i think the answer comes down to the fact that we are an individualistic society. it's every "man" for himself in america. it's the land of opportunity, but only if you, the individual, have the drive, determination, and often times, the right color skin and economic status, to make something of yourself. and if you've had the privilege of accomplishing your goals, you don't want anyone to take that away from you. you worked for earned's yours. somehow, christianity has become tangled up in this web of "the american way of life" much so that it's hard to distinguish between the two.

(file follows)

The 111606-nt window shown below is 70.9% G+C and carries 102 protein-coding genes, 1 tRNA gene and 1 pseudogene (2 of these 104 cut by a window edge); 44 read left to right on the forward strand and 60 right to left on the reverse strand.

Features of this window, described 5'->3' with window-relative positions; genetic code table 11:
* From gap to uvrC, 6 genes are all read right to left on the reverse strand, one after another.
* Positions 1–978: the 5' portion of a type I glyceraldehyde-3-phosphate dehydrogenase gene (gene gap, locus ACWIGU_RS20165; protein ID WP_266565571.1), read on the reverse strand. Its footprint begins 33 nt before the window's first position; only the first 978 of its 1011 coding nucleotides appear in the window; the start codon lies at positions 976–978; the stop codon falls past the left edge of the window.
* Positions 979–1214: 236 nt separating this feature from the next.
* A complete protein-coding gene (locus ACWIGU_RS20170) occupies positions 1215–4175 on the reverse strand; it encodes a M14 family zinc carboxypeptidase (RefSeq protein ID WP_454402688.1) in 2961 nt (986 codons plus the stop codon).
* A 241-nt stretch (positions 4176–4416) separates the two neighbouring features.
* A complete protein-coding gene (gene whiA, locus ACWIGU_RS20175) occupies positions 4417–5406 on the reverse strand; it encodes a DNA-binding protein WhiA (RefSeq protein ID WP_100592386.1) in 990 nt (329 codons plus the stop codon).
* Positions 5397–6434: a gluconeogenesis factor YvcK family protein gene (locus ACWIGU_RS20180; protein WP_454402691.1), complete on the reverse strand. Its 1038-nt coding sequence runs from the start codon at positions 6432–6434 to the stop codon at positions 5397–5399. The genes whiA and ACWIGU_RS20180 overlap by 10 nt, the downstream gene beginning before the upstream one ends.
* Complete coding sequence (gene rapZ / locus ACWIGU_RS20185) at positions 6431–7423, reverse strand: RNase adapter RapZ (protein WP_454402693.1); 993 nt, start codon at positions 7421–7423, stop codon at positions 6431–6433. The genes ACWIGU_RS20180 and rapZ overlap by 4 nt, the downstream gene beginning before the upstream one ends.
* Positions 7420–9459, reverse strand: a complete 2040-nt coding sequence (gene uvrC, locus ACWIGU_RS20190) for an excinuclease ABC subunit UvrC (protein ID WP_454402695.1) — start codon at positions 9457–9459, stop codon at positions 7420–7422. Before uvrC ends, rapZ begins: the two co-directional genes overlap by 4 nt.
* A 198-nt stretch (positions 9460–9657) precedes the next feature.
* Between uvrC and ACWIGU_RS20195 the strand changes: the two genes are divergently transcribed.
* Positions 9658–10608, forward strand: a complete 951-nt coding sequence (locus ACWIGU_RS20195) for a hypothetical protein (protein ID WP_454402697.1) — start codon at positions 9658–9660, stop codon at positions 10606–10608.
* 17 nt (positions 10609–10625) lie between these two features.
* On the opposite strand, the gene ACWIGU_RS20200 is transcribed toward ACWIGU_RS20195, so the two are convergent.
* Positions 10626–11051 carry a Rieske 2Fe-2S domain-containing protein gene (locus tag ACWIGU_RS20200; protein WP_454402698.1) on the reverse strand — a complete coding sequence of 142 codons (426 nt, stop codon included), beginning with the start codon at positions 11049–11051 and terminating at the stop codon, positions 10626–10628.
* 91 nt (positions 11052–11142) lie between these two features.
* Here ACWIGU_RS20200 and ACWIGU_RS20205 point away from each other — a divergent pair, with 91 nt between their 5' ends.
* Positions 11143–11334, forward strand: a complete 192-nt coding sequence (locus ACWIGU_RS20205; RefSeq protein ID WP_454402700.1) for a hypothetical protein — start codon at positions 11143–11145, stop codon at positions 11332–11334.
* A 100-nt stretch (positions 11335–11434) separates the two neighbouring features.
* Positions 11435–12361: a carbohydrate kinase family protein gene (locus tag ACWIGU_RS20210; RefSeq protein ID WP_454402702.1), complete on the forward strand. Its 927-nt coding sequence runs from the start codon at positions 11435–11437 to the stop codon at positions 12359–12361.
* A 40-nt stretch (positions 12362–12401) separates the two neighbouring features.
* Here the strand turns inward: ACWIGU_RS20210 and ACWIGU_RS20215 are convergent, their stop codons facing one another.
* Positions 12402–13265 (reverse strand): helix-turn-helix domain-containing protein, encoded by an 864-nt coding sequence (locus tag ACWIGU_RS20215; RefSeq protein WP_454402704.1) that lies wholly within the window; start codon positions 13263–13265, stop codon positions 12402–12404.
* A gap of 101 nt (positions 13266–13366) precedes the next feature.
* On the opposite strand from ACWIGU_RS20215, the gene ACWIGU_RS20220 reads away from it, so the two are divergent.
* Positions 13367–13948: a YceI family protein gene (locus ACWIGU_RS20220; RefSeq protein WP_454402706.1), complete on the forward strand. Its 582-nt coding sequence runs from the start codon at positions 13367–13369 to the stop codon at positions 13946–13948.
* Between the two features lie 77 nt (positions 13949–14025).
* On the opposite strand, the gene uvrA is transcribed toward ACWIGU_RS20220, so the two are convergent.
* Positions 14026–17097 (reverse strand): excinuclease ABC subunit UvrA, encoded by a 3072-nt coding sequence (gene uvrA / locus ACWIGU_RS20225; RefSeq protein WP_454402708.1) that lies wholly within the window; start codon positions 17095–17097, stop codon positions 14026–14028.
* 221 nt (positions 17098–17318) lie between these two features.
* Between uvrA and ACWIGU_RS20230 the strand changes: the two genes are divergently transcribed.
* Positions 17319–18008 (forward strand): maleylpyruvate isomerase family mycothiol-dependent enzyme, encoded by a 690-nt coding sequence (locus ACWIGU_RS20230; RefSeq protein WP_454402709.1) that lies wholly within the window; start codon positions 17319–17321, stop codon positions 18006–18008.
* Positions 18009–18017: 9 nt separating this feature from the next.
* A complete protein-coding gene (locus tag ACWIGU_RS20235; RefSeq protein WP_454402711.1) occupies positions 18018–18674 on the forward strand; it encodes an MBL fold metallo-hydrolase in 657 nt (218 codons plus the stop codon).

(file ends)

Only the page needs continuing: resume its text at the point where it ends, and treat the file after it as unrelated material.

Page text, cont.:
so obviously we're afraid of an idea (a SOCIALIST idea) that means we aren't the ones in charge of what we get. those of us who can "afford" to pay an outrageous amount of money every month for healthcare don't want to give up the "privileges" that lends us. we can even fall into the trap of thinking, "i have healthcare. i have options. the healthcare problem doesn't affect me." and yet it does. not because they tell us in the media that even those with healthcare don't have all they think they have. it affects us because it affects the poor among us. we are all God's children and when there are those among us who cannot afford what we can, how can we think that's not our problem? it is our problem, especially those of us who claim to be christian. we cannot separate ourselves from the hurting, the poor, the disenfranchised, the widows, the sick, the dying. if we think that we can, we are sorely mistaken. the gospel of Christ isn't an individualistic gospel. (which, i think, opens a whole other can of worms.) if there is a chance for the government that we are a part of to "give equality to all" in terms of of the most basic needs of life...shouldn't we take it? shouldn't we support it? sure, it might mean that we pay more taxes (and it might not). it might mean that we have to wait a little bit longer at the doctor's office (and it might not). it might mean that we don't get to choose what doctor we see or what hospital we go to (and it might not!). but isn't all of that worth it to be able to give the same options to those who have nothing? why do we think we should have "the best"? especially when others have nothing?